I've always wondered how single moms do it--especially those who have somehow managed to raise successful and emotionally stable children without a partner's physical, mental and financial support. Although that's not the norm for most single moms, the reality is that they are out there because I know at least three, with one of them being my own aunt.

My mom's eldest sister was not only able to successfully raise her two children, now a grown man and woman, by herself, but she did so far away from her homeland and her family. 

Read more in ¿Qué más?: Is it wrong for unmarried couples to have children?

Sadly, though, my cousins' case seems to be the exception to the rule. Study after study prove that children being raised by a single parent have a higher risk of falling into poverty, have lower scores on standardized tests, poorer grades and an increased likelihood of dropping out of high school or failing to attend college--all of which pretty much sounds like a viscious circle from which it sounds impossible for anybody to break free.

An article in The New York Times last weekend showcased two women--the owner of a daycare center and her assitant director--and how incredibly different their lives are mostly because the former is a married mom while the latter is raising three kids on her own. Titled "Two Classes, Divided by 'I Do'" it pretty much proved that there's a huge disparity between single moms and married moms.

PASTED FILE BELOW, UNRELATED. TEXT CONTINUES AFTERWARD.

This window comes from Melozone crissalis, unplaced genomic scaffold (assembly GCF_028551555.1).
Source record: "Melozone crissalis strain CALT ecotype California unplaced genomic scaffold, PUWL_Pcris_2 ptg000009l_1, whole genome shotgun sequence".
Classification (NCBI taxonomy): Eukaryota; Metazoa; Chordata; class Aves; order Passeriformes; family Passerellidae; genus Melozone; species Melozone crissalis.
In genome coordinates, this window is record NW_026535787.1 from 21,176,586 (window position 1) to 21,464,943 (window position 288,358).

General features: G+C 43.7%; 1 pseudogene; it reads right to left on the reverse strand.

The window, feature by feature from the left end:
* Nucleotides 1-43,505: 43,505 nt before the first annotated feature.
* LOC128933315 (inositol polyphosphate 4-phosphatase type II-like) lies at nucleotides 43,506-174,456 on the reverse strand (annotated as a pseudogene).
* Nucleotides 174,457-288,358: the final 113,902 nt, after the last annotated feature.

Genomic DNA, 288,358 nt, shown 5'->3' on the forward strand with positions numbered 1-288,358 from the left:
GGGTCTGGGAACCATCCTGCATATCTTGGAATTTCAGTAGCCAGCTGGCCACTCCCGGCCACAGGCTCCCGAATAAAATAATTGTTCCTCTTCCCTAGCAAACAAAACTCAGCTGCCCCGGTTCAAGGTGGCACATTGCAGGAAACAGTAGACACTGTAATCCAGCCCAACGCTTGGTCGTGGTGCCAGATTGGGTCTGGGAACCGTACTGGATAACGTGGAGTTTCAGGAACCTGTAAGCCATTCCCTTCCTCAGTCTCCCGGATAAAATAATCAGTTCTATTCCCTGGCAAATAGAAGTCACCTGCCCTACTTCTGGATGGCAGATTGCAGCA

And it's not all about money. While raising children in a two-income household is obviously much better than in one where there's only one breadwinner, the factor that impacted me the most is how difficult it would be for me to be the kind of mom I am if I were raising my children on my own. 

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I honestly don't know how I'd be able to manage without my husband. And I'm not talking finances here--since I'm the one with the full-time job--no, I'm talking sharing parental responsibilites, which we do pretty successfully in my household. While unmarried households and out-of-wedlock births have pretty much become the norm among my generation, there is lots to be learned from the Times article about the real consequences of the rise in this trend. 

What do you think? Share your thoughts with us by leaving us a comment below. 

Image via USACE Europe District/flickr

About the author

Roxana A. Soto is Features Editor for MamásLatinas. She's a bilingual and bicultural journalist born in Peru and raised in Mexico, Argentina, South Africa and Miami. She's also mom to a girl in 3rd grade and a boy in Kinder. She loves books, languages, traveling and good food – especially when cooked by someone else.

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